Who is the better signing, Neymar or Gareth Bale?
LUIS: Neymar. While he lacks experience in Europe, he is a phenomenal talent. Doubt about his attitude now seem either unfounded our outdated, as he's been received positively by the fans and the locker room for his humility. "He's a very calm person," Lionel Messi said - a key endorsement. And it's true he's a bit green, but don't forget the massive pressure a player is under when he wears the green-and-yellow of Brazil. The Libertadores and the Brasileirao are not exactly minor competitions either. Bale is similarly an incredibly talented player, but there's no getting away from two things: his position and his pricetag. Either he or Cristiano Ronaldo will have to move from the left-wing position they occupied last year. That's feasible but maybe not optimal. It's not his fault, but Gareth Bale will be expected to live up to a €100 million transfer fee. Even assistant coach Zinedine Zidane called the fee "incomprehensible." It was not a dig at the Welshman's talents, rather a judgement on the massive pile of money Madrid had to fork up.
DENNIS: Obviously this question won’t be truly or definitively answered for years, but in terms of sheer economics and timing I would say that Barcelona did better business by signing Neymar. The Brazilian starlet was signed very early in the window, with far less drama and grueling speculation, and was able not only to get fit in the preseason—but, more importantly, to become acclimated to his teammates and the tactical style of new his coach. Gareth Bale, through little fault of his own, was afforded none of these things and thus is starting at a marked disadvantage relative to Neymar. To add further context, Bale hasn't played a single meaningful minute since May, while Neymar gained a tremendous level of confidence by starring in Brazil’s galvanizing victory in this past summer’s Confederations Cup. Bale didn't have a preseason and will need to bolster his fitness levels, acclimate to his new teammates as well as adapt to a new culture and a new reality as the World’s Most Expensive Player. The tendency will be for him to rush onto the pitch, putting himself at increased risk for the sort of hamstring difficulties that are already plaguing him. Due to his late arrival, it is also unclear how Carlo Ancelotti will deploy Bale and it could take some time for the Italian tactician to figure how to best utilize him.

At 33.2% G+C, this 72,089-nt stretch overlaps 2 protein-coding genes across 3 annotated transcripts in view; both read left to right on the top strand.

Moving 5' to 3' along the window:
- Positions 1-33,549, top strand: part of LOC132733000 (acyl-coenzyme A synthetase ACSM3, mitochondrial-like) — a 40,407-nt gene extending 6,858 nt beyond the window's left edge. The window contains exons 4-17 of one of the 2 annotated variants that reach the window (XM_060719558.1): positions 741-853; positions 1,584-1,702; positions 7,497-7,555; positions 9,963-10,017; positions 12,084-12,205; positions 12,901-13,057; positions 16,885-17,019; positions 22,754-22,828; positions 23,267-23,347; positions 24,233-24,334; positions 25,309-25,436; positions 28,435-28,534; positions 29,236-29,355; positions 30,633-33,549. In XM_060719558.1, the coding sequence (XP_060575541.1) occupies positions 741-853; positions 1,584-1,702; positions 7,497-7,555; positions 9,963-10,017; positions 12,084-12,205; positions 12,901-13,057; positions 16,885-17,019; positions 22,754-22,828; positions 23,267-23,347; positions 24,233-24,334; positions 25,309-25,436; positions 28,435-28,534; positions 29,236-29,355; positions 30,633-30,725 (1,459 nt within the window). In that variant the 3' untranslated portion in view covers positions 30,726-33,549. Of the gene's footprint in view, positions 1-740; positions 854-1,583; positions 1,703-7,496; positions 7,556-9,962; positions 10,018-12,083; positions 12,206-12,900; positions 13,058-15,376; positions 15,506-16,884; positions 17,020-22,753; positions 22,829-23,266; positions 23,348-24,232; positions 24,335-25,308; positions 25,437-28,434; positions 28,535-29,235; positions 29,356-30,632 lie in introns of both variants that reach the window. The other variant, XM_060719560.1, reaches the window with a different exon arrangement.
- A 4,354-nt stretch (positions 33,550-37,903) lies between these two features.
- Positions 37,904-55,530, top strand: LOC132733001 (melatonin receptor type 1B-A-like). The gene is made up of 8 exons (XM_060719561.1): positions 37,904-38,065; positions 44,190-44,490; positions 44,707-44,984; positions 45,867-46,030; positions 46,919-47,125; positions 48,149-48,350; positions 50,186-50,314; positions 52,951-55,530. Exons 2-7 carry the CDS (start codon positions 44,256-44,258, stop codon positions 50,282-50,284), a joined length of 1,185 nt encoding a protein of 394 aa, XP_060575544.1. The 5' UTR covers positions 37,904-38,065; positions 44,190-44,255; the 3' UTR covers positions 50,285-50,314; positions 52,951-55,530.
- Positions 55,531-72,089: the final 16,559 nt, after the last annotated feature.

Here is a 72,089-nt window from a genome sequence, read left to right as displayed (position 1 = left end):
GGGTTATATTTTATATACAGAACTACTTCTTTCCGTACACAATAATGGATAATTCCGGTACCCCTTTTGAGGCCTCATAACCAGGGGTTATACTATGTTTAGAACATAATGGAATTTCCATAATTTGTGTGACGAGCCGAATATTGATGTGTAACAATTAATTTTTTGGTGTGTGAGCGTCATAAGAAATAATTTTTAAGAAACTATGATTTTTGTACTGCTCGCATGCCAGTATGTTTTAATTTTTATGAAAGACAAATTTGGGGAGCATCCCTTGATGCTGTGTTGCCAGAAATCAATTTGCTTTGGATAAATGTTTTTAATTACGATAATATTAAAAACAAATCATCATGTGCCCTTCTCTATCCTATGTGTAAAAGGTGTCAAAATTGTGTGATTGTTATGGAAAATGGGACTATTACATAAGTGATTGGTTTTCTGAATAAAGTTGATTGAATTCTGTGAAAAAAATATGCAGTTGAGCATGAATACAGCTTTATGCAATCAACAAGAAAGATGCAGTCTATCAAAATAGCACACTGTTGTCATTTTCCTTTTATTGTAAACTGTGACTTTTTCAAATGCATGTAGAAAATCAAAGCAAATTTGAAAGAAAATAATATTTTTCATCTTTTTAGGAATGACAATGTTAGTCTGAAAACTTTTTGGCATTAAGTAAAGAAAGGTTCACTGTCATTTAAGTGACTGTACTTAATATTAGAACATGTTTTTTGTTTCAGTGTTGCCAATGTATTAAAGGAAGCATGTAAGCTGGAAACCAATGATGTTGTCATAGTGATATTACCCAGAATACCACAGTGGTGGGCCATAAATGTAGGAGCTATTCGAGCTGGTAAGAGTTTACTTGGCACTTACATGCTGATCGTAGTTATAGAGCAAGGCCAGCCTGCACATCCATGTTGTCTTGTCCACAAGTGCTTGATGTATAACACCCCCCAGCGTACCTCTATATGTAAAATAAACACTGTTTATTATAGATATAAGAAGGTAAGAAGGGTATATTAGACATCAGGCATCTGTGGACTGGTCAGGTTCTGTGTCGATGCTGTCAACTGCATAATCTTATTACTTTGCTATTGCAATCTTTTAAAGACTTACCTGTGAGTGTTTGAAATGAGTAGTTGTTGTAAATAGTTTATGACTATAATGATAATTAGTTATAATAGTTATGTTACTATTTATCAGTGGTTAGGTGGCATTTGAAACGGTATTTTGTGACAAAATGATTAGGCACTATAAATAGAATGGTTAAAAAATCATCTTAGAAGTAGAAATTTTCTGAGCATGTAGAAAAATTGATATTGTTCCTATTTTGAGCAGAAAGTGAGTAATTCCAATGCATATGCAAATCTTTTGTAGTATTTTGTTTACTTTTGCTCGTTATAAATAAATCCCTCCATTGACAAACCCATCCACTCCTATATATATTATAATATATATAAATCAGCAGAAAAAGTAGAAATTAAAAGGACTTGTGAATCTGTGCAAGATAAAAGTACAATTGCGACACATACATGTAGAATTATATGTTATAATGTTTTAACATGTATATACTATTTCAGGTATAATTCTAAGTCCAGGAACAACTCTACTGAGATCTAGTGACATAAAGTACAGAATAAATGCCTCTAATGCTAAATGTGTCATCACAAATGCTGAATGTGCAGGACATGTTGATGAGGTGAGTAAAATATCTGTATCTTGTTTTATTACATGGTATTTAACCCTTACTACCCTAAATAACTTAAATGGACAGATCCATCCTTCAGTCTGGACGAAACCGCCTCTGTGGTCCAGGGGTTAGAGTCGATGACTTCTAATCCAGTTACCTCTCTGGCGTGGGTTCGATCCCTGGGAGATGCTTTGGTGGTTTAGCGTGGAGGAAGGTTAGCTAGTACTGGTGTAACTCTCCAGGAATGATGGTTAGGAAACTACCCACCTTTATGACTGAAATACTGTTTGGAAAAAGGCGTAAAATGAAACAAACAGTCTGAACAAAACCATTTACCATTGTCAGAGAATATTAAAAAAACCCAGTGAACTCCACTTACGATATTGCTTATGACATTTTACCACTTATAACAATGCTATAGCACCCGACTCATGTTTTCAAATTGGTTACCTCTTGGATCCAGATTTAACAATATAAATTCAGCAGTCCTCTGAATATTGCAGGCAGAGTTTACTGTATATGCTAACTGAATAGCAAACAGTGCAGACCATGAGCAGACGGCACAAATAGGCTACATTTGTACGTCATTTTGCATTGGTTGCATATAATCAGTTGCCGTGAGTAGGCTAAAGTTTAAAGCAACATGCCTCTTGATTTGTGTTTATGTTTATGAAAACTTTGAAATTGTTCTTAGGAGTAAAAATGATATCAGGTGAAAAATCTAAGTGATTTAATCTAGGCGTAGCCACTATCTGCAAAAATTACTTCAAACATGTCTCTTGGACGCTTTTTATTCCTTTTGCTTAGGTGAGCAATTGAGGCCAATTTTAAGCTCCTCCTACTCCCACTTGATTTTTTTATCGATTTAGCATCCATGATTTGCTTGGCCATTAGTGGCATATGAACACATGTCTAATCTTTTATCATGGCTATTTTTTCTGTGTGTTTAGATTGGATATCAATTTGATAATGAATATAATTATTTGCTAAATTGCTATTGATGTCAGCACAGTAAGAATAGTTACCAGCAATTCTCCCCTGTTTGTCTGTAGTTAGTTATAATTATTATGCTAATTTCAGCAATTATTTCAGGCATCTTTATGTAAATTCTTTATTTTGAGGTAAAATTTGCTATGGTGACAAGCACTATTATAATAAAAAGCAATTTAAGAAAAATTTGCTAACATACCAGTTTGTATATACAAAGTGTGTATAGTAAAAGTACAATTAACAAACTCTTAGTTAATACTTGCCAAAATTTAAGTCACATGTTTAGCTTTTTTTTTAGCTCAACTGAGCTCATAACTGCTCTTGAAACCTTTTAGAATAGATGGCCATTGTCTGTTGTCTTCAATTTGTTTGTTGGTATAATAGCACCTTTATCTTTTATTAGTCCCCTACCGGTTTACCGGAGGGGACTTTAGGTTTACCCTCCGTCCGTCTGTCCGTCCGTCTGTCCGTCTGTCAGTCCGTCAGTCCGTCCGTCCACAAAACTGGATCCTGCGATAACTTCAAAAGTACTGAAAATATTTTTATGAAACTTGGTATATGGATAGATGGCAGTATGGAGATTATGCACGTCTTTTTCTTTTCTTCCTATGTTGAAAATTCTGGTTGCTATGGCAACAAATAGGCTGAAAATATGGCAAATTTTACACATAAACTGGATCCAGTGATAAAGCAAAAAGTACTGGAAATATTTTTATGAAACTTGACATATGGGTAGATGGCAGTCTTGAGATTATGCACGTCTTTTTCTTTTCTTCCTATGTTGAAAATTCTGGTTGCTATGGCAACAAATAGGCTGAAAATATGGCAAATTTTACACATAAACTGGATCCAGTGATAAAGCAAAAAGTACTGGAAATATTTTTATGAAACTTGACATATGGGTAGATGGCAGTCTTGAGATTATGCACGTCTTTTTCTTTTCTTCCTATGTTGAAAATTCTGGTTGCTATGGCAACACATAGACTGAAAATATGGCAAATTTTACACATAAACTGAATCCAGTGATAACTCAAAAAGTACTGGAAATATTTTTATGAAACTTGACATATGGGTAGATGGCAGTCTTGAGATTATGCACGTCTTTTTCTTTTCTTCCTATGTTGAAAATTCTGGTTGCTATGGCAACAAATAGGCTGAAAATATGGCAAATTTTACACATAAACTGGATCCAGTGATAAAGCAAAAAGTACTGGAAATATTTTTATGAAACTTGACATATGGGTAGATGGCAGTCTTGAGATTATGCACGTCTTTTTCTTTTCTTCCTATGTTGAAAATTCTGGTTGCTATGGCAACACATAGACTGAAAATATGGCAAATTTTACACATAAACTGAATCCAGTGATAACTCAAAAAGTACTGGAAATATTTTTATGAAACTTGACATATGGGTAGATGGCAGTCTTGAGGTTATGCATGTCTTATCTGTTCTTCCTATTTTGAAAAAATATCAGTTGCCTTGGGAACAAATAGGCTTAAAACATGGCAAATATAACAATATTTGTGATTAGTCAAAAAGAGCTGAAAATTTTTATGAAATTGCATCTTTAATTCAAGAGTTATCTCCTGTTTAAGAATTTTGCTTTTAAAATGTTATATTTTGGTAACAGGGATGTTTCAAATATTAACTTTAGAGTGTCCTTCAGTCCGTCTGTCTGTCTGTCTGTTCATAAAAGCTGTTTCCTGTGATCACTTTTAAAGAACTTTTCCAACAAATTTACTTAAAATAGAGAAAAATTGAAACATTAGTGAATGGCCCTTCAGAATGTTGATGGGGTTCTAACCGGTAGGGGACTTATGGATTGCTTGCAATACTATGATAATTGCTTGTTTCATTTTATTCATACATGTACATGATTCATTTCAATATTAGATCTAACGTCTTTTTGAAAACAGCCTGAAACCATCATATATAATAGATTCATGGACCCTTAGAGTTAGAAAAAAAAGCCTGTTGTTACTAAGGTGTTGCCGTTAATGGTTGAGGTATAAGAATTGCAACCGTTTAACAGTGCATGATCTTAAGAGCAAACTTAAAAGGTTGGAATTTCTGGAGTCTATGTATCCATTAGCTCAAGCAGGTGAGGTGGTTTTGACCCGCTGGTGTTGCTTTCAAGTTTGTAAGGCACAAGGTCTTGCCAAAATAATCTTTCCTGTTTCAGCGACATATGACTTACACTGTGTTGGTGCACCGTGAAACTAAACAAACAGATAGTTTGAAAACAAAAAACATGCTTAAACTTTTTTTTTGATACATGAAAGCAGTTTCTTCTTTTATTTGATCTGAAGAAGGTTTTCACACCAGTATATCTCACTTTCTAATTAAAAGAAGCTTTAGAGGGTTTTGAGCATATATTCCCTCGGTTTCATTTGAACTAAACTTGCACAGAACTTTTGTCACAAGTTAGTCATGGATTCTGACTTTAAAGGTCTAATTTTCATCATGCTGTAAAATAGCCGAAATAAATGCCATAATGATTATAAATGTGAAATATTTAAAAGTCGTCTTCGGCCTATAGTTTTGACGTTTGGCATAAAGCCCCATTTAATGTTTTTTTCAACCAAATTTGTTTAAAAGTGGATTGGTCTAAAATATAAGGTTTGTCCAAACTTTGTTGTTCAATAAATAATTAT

Who will win La Liga?
DENNIS: Very few things separate these two sides, but I predict that Real Madrid will ultimately win La Liga this year. Primarily because I believe that from top-to-bottom they have a stronger, deeper roster. Barcelona’s opening day demolition of a hapless Levante squad aside, the Catalans looked surprisingly vulnerable against Malaga and largely uninspiring against a really good Atletico side over two legs in the Supercopa. The vulnerabilities in the center of their defense were exploited by Valencia and I think over the course of the season this weakness will ultimately cost them just enough points for Madrid to reclaim the Primera Division. I also think, that again in what essentially amounts to a battle of inches between these two squads, Carlo Ancelotti’s varied experience and lengthy history of coaching throughout Europe will prove decisive, providing Madrid with just enough of an advantage to pass their bitter rivals.